The bottom line is that flu vaccine works.
Something else you should know: it isn’t too late to get the vaccine. Even if you’ve already had the flu, it was likely type A, and you can still contract type B. Both types are covered by the vaccines. Once kids are back in school after these snow days the virus is bound to be spread more.
We often see cases of influenza B all the way until spring break, so don’t hesitate to come in. Just remember that if you receive the nasal mist you will test positive for the flu for about two weeks, because it’s a live vaccine and the test is a nasal swab.
As winter drags on, you may not be able to stop the snow and ice, but you can certainly lower the risk of your family getting the flu.
No one likes to get a shot, but we all know they are necessary. Whether getting an annual flu vaccine or immunizations for school, your child will sometimes be coming to our office to receive a shot. How you prepare your child is important and may make the event go better for all concerned.
While every child is different, some basics are helpful.
Tell the truth. If you tell your child she’s not getting a shot, or that it won’t hurt, she may not want to go to the doctor’s office again, even when she won’t be getting a shot.
Tell the truth–again. Explain that though the shot will hurt a little, it won’t last long and it will keep him healthy for a very long time.
Don’t blame the doctor or nurse. They often hear some version of: “If you don’t behave, the nurse will give you a shot.” Vaccinations are not punishment; they are insurance against future illness. Words spoken against the nurse or doctor, even in jest, can harm your child’s view of medical personnel—the people who are there to help. Your child should feel positively about our staff; it will make it easier for you to bring him the next time he’s sick.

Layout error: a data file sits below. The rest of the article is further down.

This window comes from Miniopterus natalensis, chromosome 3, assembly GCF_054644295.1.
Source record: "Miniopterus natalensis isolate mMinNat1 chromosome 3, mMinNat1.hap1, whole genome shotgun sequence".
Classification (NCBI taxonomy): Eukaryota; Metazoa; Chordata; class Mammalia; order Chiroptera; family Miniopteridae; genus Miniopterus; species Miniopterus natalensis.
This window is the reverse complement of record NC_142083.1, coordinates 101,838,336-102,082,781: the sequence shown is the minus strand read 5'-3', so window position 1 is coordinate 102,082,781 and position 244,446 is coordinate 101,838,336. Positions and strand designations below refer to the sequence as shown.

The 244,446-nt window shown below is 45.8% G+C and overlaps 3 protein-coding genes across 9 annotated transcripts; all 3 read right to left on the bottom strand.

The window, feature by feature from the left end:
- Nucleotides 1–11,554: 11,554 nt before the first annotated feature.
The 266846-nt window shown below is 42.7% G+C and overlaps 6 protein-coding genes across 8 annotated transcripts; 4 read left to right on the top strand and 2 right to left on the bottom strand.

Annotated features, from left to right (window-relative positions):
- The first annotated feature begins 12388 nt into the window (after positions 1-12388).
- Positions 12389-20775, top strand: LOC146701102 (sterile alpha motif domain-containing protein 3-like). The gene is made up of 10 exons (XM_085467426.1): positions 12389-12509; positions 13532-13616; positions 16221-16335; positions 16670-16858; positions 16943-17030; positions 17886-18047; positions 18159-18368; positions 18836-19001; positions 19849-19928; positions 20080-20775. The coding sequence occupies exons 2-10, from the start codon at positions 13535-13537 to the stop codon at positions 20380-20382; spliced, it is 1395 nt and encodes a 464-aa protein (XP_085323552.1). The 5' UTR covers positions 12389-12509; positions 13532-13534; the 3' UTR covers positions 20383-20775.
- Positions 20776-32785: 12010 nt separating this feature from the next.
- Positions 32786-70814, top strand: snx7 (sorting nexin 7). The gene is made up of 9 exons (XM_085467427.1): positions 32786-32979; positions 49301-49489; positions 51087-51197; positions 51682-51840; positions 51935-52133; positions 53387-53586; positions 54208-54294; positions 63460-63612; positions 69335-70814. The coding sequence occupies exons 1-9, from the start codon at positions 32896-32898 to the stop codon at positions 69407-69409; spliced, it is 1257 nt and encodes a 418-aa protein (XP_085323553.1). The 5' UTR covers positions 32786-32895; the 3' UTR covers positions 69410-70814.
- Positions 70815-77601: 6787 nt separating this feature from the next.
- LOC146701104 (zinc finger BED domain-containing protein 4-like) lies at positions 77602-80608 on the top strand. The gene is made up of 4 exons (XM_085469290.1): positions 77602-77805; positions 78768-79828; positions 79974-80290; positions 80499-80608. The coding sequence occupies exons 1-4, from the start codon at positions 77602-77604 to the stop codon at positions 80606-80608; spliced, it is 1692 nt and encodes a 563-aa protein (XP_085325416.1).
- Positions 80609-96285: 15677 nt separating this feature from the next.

Have a conversation and plan a reward. Some children can’t keep from crying, but you can help them refrain from dramatic overreaction. Let them know what is going to happen, and that you expect them to be kind and behave appropriately for their age. A promised reward can help—a bike ride with you, a favorite dessert, a play date with a friend.
Getting a shot isn’t fun, but with some assistance from you, we’ll make the experience as painless as possible for all concerned!
A new study has pediatricians (including us) rethinking previous recommendations about acetaminophen and vaccinations.
Often, children get a slight fever after a vaccination. This is a normal response of the immune system, reacting to the presence of something new in the body. Physicians have long recommended taking acetaminophen before, and every four hours for the first 24 after a vaccination to prevent or reduce fever and make the child more comfortable.
The study, reported in The Lancet, finds that giving acetaminophen does indeed decrease fever after the vaccination. But there was an unexpected finding: acetaminophen appears also to reduce the effectiveness of the vaccine.
More studies are required, and the reasons behind this lowered effectiveness are not fully understood. However, for now we believe it is best NOT to give doses of acetaminophen right before or within the first 24 hours after the vaccine. If, though, your child exhibits a fever of 101º or above, or experiences soreness, then it’s okay to give a small amount to ease those symptoms.
Speaking of amounts, Tylenol and other makers/distributors of acetaminophen have recently changed the concentration of their product for infants. It’s now the SAME as the concentration for children, but the dosage is of course smaller. So be sure not to use a medicine dropper from an old infant Tylenol bottle with the new infant Tylenol concentration.
Always check dosing instructions on any over the counter medication.
Stay healthy, and don’t forget to keep your immunizations up to date!